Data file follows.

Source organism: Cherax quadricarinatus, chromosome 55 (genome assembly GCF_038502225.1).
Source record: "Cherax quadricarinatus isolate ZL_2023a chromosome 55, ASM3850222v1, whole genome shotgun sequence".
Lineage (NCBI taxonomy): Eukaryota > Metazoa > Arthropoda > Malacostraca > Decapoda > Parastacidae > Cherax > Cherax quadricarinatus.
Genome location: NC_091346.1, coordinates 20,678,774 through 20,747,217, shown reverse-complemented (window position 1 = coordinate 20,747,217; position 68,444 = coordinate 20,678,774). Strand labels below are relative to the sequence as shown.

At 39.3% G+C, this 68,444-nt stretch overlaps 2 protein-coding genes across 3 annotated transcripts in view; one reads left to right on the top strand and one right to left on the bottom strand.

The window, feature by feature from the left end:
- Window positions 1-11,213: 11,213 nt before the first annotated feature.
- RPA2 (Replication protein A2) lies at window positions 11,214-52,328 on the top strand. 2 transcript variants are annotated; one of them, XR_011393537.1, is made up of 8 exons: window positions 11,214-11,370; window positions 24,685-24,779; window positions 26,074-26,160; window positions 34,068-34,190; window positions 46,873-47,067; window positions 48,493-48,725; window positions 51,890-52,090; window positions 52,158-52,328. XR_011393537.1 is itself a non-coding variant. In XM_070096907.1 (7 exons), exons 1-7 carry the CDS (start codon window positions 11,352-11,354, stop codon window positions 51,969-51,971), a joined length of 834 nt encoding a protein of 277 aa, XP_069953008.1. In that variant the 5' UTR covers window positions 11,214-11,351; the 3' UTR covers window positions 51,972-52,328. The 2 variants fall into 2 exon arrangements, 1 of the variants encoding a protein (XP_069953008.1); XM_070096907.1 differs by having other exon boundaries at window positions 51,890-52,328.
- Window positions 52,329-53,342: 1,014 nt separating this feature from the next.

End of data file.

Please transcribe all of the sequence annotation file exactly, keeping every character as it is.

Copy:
Source organism: Cherax quadricarinatus, chromosome 55 (genome assembly GCF_038502225.1).
Source record: "Cherax quadricarinatus isolate ZL_2023a chromosome 55, ASM3850222v1, whole genome shotgun sequence".
Lineage (NCBI taxonomy): Eukaryota > Metazoa > Arthropoda > Malacostraca > Decapoda > Parastacidae > Cherax > Cherax quadricarinatus.
Genome location: NC_091346.1, coordinates 20,678,774 through 20,747,217, shown reverse-complemented (window position 1 = coordinate 20,747,217; position 68,444 = coordinate 20,678,774). Strand labels below are relative to the sequence as shown.

At 39.3% G+C, this 68,444-nt stretch overlaps 2 protein-coding genes across 3 annotated transcripts in view; one reads left to right on the top strand and one right to left on the bottom strand.

The window, feature by feature from the left end:
- Window positions 1-11,213: 11,213 nt before the first annotated feature.
- RPA2 (Replication protein A2) lies at window positions 11,214-52,328 on the top strand. 2 transcript variants are annotated; one of them, XR_011393537.1, is made up of 8 exons: window positions 11,214-11,370; window positions 24,685-24,779; window positions 26,074-26,160; window positions 34,068-34,190; window positions 46,873-47,067; window positions 48,493-48,725; window positions 51,890-52,090; window positions 52,158-52,328. XR_011393537.1 is itself a non-coding variant. In XM_070096907.1 (7 exons), exons 1-7 carry the CDS (start codon window positions 11,352-11,354, stop codon window positions 51,969-51,971), a joined length of 834 nt encoding a protein of 277 aa, XP_069953008.1. In that variant the 5' UTR covers window positions 11,214-11,351; the 3' UTR covers window positions 51,972-52,328. The 2 variants fall into 2 exon arrangements, 1 of the variants encoding a protein (XP_069953008.1); XM_070096907.1 differs by having other exon boundaries at window positions 51,890-52,328.
- Window positions 52,329-53,342: 1,014 nt separating this feature from the next.